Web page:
Nokia stock plunges over no Windows upgrade for Lumia 900
HELSINKI—Shares in beleaguered telecom giant Nokia plunged to a 16-year low on Monday after Microsoft said its Windows 8 upgrade would not work on Nokia’s new flagship smartphone, the Lumia 900 model.
Nokia’s share price shed 10 percent on Monday, to 1.73 euros, its lowest point since August 1996 when it hit 1.71 euros.
At the beginning of this year, a share in the company cost 4.0 euros.
Microsoft last week gave developers a sneak peek at its Windows Phone 8 software, expected to be launched later this year, but said “it will not run on existing hardware.”
“Customers will not be able to upgrade their Lumia 900s to Microsoft’s Windows 8,” Lauren Pluchino, a Nokia spokeswoman, told AFP on Monday.
Nokia launched the Lumia 900 earlier this year after undergoing a major restructuring, phasing out its Symbian line of smartphones in favor of a partnership with Microsoft.
The strategy has been part of the Finnish company’s attempts to survive on a rapidly changing landscape, with stiff competition from RiM’s Blackberry, Apple’s iPhone and handsets running Google’s Android platform.
But Nokia, which only recently lost the world No. 1 ranking it had held for 14 years, announced two weeks ago massive new spending cuts and 10,000 more layoffs would be needed, in addition to the some 12,000 layoffs already announced in the past year and a half.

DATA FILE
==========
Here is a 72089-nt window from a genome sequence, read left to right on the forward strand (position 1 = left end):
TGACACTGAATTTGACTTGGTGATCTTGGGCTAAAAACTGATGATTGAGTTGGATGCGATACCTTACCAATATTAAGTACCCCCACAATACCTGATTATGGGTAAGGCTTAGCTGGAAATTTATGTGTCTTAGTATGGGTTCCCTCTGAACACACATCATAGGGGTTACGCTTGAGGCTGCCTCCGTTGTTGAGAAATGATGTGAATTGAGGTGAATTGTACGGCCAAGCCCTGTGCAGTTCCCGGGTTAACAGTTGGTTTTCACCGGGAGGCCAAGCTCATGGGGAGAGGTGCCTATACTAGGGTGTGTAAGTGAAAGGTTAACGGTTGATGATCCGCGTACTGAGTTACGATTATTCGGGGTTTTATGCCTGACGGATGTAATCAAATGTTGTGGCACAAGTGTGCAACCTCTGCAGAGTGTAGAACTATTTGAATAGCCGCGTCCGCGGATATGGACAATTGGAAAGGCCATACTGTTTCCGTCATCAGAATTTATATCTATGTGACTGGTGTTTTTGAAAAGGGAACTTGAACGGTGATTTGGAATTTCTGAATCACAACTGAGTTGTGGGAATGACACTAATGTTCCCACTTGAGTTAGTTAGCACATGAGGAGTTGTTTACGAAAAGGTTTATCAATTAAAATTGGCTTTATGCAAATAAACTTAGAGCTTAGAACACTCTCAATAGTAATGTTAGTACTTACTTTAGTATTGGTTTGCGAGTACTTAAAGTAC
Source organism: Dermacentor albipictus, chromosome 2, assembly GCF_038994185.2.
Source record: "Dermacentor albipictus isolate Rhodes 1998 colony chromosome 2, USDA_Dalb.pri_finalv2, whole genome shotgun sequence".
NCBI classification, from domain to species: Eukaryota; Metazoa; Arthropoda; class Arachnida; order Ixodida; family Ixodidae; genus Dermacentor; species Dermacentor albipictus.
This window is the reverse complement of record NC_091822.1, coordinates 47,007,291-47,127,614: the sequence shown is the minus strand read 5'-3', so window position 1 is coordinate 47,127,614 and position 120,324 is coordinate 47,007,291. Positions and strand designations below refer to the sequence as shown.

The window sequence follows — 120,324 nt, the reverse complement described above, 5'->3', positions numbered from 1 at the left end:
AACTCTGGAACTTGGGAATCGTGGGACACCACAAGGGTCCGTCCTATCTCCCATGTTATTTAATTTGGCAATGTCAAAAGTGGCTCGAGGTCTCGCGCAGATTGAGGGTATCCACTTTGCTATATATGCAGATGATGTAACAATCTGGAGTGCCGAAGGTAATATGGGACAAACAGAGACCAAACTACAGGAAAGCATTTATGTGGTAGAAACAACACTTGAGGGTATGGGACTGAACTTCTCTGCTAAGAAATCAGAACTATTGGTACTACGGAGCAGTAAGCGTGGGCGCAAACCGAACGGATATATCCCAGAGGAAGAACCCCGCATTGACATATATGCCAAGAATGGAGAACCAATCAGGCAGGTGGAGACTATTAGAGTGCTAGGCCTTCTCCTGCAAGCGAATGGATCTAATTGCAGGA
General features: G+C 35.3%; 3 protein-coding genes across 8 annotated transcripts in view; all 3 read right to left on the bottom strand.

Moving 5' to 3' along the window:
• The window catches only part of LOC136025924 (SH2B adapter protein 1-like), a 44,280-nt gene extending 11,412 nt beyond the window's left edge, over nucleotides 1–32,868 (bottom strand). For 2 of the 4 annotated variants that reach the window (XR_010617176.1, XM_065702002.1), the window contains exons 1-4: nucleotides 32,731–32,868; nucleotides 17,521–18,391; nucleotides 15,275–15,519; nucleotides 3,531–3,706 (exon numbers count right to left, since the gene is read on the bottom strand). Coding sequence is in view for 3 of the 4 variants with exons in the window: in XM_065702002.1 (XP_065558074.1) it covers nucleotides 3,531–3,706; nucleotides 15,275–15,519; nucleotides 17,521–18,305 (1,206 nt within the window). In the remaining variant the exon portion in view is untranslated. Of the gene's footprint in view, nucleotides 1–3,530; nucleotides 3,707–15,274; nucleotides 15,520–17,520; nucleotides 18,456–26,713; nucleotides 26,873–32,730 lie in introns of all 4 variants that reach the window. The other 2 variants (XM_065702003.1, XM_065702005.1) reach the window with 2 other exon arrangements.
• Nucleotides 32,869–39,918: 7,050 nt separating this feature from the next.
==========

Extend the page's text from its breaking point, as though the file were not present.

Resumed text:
Observers speculated Nokia would suffer short-term damage over the upgrade issue.
“Today’s drop in stock price is probably a consequence of several factors, but the upgrade issue is definitely one factor,” Ari Hakkarainen, an analyst at Andalys Oy, told AFP.
“The upgrade issue might have a negative impact on the company’s sales,” Rikka Tuominen, an analyst at Nordea, echoed.
They said the upgrade problem was symptomatic of Nokia’s inability to operate independently.
“People did not quite understand a year and a half ago what a partnership with Microsoft would mean. Now Microsoft calls the shots and Nokia simply follows,” Hakkarainen said.
Tuominen said Nokia was now reacting rather than acting independently, and “this recent news about upgrading problems indicates that the company’s partnership with Microsoft has its problems.”
Nokia has made no announcement about future phone launches and “expects to be selling and supporting phones on Windows Phone 7.5 for a long time,” the company said in a statement on Monday.
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